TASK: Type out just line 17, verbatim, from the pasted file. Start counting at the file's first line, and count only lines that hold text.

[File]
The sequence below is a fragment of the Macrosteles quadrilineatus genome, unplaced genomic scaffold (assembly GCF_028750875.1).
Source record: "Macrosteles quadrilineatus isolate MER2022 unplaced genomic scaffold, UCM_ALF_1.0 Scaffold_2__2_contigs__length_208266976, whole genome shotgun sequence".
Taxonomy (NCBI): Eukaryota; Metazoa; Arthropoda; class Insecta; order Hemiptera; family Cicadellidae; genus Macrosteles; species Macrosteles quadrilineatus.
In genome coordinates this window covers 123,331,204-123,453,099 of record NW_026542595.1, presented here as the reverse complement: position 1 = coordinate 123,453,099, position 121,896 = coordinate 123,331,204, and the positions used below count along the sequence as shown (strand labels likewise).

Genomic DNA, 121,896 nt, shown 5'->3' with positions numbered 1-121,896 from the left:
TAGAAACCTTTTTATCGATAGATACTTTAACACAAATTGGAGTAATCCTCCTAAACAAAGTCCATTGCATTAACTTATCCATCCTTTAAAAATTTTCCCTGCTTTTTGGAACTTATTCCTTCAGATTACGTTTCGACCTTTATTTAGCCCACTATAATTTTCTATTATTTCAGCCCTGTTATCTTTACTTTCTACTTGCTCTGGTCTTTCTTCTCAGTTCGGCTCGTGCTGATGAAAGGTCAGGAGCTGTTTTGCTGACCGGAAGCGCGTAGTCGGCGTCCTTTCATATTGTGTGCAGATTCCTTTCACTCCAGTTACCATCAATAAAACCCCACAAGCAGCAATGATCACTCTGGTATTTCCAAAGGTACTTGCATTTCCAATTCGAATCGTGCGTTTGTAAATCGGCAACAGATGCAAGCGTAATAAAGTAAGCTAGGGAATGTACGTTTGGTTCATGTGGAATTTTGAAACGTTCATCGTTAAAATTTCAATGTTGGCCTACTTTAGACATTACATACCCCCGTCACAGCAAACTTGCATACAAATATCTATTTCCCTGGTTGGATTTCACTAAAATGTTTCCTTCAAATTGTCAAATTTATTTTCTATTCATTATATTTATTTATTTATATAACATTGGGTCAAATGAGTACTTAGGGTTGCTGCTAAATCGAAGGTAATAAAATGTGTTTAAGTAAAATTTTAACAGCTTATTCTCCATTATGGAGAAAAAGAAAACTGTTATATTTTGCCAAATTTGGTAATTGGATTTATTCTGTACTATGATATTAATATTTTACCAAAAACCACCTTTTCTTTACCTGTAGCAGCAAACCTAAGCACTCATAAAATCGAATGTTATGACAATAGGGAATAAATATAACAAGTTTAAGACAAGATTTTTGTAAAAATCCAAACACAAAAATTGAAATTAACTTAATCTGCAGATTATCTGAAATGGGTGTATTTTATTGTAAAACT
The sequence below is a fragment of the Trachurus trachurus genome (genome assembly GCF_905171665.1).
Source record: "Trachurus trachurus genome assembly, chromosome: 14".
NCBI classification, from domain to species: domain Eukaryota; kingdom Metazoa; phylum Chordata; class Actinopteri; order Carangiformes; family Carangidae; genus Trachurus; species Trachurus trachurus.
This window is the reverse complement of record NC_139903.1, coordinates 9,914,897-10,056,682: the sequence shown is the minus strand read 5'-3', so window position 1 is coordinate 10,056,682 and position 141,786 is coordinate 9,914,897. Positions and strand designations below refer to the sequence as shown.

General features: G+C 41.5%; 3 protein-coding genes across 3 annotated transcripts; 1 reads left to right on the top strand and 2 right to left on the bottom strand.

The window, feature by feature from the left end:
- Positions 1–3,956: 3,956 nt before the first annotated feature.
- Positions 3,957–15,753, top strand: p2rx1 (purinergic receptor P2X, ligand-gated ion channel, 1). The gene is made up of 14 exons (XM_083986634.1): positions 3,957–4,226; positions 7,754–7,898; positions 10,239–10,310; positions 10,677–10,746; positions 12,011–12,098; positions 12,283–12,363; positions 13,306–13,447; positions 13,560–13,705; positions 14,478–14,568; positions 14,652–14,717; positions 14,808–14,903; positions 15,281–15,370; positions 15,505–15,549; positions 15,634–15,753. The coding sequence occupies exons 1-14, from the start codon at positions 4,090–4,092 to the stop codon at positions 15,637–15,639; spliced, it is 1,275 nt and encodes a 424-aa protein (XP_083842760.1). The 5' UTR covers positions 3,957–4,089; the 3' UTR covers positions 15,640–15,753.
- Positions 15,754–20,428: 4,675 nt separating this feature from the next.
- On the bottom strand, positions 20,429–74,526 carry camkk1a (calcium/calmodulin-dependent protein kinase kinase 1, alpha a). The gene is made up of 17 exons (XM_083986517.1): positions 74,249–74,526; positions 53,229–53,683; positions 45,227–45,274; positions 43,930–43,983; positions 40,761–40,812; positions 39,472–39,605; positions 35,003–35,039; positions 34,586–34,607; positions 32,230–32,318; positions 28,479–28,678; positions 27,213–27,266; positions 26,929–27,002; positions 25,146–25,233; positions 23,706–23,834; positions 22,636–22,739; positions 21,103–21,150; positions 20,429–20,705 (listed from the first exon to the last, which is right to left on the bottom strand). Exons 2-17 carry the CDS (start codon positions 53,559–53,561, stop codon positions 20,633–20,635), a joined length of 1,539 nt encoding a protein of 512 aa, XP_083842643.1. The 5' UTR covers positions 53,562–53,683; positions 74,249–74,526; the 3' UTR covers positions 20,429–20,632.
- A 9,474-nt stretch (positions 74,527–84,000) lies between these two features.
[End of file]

- A 9,474-nt stretch (positions 74,527–84,000) lies between these two features.